|Jan 13, 2010, 12:29 AM|
Making a Megatech Airstrike Flyable
Well, I've had a Megatech Airstrike (lovingly referred to on the forums as a "Groundstrike") collecting dust in my garage for almost a year now. How I got it is kinda a long story. My elder brother owns a contractor company that, with the mega real estate crash, does foreclosure home clean-outs for banks. You'd be amazed at the stuff these poor people leave in these houses when they get evicted... Anyhow, he found this Megatech Airstrike with a broken wing in the attic of a house, and thought I might want it. -Obviously it's a crap plane, but free is kinda a hard price to beat.
I tried to fly it once, and like many novice pilots I crashed it due to its underpowered overweight bloat. I was in the process of finishing my Eflite Nieuport 17, which flew like a dream, so the Airstrike was put away on a shelf in the garage, never to be touched again... Until Now.
So what do you get when you combine a bored engineer and a crappy RC airplane? A rebuild! -Plus I somehow stumbled on this thread from 2004, explaining how he rebuilt his crappy Airstrike into a very descent little 3-channel trainer. -Fair enough! Time to get to work.
So I stripped the whole thing down. Radio. Speed control. Servos. Motor. Everything. All that was left was the plastic fuselage, landing gears, and (detached) wings.
The radio, ESC and servos were all packed onto this insanely bulky tray attached to the top of the battery compartment, so I then cut that off the battery tray. I then used the battery tray as a base for the servos. I cut a couple small slots and slipped in a couple HS-55's in.
I then ran into a small problem: I couldn't connect the servos without reinstalling the battery tray... But once I did that, I couldn't get to them! So I then went ahead and cut an access hole on top of the fuselage, under where the main wing sat, and reinstalled the battery tray. Worked perfect.
The only other thing that took some work was mounting the brushless motor. The original cowl is very long to fit the massive brushed motor that was in it, so I knew I'd need a stick mount. Thankfully I had a spare one from an old GWS plane... I then made a small mounting plate adapter out of balsa to match the original mounting plate and reinforced it with epoxy. Once it was all done, it looked great.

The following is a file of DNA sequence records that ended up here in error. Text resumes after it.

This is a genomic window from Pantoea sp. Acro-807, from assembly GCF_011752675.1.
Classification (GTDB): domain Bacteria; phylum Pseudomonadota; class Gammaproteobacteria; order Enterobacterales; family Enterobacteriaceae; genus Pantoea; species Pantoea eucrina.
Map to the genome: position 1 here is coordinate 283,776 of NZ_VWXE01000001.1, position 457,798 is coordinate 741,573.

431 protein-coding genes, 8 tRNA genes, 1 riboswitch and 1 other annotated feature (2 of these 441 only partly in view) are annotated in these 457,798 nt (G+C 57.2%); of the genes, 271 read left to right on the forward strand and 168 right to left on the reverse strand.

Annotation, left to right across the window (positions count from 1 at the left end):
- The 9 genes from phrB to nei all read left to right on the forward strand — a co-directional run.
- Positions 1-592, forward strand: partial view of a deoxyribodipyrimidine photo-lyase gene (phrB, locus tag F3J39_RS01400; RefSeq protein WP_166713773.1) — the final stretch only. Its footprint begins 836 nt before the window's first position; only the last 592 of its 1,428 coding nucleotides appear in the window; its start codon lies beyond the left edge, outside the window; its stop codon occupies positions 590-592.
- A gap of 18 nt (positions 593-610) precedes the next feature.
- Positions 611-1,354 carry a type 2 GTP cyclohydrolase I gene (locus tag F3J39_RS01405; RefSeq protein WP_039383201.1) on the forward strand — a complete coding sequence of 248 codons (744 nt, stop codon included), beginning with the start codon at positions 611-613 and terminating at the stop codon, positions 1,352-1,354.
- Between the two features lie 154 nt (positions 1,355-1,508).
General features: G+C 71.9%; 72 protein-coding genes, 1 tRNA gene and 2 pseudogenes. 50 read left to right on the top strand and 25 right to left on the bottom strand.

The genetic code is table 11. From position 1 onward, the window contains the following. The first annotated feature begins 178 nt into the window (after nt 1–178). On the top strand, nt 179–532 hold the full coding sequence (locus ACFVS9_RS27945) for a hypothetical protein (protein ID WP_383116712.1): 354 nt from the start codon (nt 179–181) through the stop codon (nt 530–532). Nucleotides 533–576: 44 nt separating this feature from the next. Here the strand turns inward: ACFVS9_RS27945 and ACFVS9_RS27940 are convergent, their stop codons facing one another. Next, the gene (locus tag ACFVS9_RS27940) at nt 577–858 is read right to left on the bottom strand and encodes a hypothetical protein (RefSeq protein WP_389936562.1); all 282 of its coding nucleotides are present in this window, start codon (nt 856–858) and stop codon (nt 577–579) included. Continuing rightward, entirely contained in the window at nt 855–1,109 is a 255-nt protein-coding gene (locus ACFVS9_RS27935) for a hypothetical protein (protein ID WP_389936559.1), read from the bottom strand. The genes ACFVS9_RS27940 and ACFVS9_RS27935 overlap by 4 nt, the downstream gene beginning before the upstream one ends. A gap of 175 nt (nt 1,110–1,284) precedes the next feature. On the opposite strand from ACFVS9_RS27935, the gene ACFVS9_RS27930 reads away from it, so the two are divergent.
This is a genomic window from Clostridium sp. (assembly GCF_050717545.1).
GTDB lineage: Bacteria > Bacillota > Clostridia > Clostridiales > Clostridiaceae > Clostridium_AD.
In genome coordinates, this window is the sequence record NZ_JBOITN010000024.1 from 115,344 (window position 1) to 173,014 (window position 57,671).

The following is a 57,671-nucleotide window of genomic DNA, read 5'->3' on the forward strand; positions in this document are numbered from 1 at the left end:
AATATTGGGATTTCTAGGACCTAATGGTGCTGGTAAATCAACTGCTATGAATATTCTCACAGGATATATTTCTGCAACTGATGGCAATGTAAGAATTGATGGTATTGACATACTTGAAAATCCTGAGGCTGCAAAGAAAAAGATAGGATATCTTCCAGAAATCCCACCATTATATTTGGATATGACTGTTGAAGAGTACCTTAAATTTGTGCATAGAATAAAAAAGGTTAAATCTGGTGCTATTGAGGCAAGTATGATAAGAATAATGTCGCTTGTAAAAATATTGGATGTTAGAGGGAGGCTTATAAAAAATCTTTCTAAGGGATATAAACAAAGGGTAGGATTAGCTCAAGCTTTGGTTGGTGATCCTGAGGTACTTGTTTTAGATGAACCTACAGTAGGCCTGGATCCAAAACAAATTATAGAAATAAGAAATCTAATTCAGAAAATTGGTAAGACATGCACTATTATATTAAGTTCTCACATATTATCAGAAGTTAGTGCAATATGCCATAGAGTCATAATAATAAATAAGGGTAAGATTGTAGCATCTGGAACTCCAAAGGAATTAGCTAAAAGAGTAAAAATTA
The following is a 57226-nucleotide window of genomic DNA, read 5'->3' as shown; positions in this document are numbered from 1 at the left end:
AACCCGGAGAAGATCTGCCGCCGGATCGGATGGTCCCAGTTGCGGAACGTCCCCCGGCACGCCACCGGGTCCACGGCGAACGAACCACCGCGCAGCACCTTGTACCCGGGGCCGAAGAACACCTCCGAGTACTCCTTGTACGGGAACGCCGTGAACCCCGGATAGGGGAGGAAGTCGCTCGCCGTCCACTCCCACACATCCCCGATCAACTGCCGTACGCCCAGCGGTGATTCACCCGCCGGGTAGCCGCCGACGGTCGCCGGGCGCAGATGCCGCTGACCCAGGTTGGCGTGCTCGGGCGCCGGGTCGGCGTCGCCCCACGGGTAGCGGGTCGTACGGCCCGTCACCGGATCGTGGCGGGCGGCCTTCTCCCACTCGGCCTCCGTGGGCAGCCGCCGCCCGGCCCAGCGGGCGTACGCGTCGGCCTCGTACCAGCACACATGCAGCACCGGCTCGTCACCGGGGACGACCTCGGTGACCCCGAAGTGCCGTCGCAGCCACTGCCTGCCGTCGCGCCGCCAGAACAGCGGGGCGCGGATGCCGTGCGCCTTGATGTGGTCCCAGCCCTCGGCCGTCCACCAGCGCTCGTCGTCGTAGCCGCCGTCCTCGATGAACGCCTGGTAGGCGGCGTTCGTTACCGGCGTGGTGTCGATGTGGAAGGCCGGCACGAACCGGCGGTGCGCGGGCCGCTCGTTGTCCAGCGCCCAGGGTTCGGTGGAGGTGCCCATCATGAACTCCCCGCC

Note: If your doing this, it's very important to get the stick mount aligned well with the same lower-right angling of the original motor, for motor torque compensation. I used the cowl as my main guide, and "eyeballed" down into the fuselage to ensure proper stick mount placement into the original baseplate, and again later, as the 5-minute epoxy cured. (I aligned the mounting stick with a pencil pushed through the cowl prop hole, taped to the top of the stick mount.)
Everything else was easy. I velcroed a spektrum 6100e and a new12A ESC inside against the side of the fuselage, attached a 2712-17 outrunner motor from headsuprc.com, and I was ready to go!
The "Re-maiden" will be this weekend most likely, and I am kinda excited. The airplane is practically weightless now... I am actually a little worried about having enough weight in the front so it's not tail heavy! This thing was originally designed with that massive brushed motor up front, so I might have to move the battery way forward for ballast... We'll see. I planned to use the existing battery compartment with a 1000 mAh 2-cell battery, but I very well might end up pushing it forward into the fuselage if the CG isn't right. We'll see, I'll mess with that when I get to the field.
|Jan 14, 2010, 11:17 PM|
Well, I had a bit of extra time this afternoon, and decided to stop by the field for a quick "maiden" test of the Airstrike. It went decent, but as I suspected during the rebuild, replacing the massive brushed motor they had in it with a small brushless outrunner caused it to become terribly tail-heavy. (I didn't really have any reference for where the CG should be...)
No crashes or anything, as the new power system I put in it has tons to spare, and kept it airborne. (It might be able to go near vertical, once I get it set up right. ) Got it back on the ground with what turned out to be a rather nice landing, actually.
So the first thing I did was move the battery as far forward in the fuselage as I could... Checked the CG, and that brought it forward a few centimeters, so gave that a try. Threw it in the air, and it actually flew pretty well! I could tell it was still tail heavy, but I didn't have any ballast with me, so decided to go ahead and burn the rest of the battery I had in it how it was.
Boy is this plane a gentle little baby, now that it's had all the fat trimmed off her. It reminds me a lot of a small 3-channel GWS Estarter, built especially light. Should be a good plane to relax with when the wind is calm and your waiting for batteries to charge! I am very pleased.
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